I had my first chemo treatment right before her death and my hair fell out at her funeral. I spent my first wedding anniversary on August 31st, 2003 burying my mother. My father was crying and gave my husband and myself a night out on him to celebrate our marriage and he told us to have the time of our lives.
I did end up adopting my husband's children and I am now their mother, with my name on their birth certificates. If it wasn't for God showing me how much love these children had for me, I would not have lived to raise them, which I know meant that I was meant to be their mother. That's what led me to that mammogram. I saved those children from peril and they saved me right back, which is what bonded us as mother and children.
So I am over 4 years clean, knock on wood, and I have an excellent prognosis. In the past 4 years, I have lost nearly all of my family and my mother, grandmother, and myself all had cancer at the same time and I am the one who beat it. Everyday now I let positive thoughts consume me instead of the fear that was once cancer inside of me. I still cry at all of my tests because one test can change your life but I believe no matter what, until you are not breathing anymore, there is hope. I watched my mother take her last breath and it was the most peaceful thing I had ever seen in my life. On her death bed, she told me I was going to be ok and had had seizures the day before her death. As soon as she told me I was going to be ok from cancer, that was it. It was STAT STAT STAT, her bpm's were 176 and she was whisked off to MICU where sepsis claimed her life at the age of 56.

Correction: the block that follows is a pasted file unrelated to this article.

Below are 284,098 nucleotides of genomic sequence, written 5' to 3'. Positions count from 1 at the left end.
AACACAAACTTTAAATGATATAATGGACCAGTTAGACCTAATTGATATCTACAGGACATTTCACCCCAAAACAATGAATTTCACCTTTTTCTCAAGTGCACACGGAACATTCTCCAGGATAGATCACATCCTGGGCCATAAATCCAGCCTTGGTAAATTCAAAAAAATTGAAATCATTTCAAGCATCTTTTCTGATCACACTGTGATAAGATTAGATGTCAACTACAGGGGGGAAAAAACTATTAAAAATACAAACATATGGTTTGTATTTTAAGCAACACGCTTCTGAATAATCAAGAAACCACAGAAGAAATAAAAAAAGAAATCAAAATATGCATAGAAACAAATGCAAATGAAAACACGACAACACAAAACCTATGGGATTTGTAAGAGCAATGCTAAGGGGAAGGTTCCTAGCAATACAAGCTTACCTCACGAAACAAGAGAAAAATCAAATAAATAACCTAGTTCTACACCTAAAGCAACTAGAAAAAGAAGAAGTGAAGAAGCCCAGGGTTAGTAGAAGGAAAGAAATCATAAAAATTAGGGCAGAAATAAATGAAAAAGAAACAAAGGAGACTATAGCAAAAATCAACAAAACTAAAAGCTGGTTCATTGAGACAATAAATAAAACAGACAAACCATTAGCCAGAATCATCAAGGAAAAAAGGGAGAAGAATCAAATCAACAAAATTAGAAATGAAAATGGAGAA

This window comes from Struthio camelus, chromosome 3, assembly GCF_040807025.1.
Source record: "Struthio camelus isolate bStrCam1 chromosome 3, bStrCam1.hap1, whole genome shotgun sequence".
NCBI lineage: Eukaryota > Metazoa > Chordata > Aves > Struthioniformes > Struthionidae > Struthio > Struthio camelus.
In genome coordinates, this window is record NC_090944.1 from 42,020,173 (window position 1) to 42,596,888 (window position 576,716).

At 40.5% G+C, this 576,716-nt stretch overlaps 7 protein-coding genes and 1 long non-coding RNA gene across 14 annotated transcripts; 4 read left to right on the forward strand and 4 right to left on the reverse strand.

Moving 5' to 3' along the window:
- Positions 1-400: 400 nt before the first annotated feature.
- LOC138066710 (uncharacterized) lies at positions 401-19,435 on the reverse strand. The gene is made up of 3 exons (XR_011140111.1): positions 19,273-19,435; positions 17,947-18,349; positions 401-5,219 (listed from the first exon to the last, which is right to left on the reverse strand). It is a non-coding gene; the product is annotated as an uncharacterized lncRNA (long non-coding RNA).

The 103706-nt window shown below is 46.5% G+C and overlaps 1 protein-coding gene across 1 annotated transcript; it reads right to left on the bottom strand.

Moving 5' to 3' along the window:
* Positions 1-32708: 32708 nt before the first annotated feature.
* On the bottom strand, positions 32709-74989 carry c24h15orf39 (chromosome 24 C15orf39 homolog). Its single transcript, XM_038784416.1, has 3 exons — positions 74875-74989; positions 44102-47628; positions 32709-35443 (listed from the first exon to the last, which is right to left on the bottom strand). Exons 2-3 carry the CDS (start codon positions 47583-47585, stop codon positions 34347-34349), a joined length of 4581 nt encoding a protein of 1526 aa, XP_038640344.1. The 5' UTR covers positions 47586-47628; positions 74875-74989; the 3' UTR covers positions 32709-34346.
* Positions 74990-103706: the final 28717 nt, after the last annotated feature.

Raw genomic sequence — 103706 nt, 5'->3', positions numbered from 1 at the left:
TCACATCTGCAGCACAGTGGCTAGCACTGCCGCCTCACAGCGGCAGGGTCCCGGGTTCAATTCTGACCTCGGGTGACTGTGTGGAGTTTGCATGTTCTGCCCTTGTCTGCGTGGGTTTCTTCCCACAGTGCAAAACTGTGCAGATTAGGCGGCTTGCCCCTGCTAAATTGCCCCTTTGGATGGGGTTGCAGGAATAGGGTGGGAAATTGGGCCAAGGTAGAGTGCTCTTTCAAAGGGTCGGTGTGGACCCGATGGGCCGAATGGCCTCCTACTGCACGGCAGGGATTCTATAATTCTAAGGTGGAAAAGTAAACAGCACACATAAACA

I watched her leaving this life, dying, being my mother, telling me to live and breathe in this life because it is so short and I will never forget the golden glow over her sedated face when she was trying so hard to tell me I would be ok. She told me she loved me and that was it. So I have her watching over me.
My hair was gone completely in weeks and now I have long long hair as you will see in my profile picture with my Bunny Suki. She is my little bunny. We call her, "a person dressed in a rabbit suit."
I recently went and saw my old nurses and they could not believe it because of how I look and my hair is so long. I got a card in the mail from my favorite nurse and we always keep in touch. I love her so much!
Now, I have a brand new house, two healthy children, a great husband, my good health and I am back on the radio being a disc jockey as I have done for three years.
There is always hope. God is there as he was for me and my life. I am living proof he exists. I am a miracle of this life.
I pray for you and I want you to know from my heart, there is always hope. Never ever give up. Miracles happen. I am one.
God Bless You,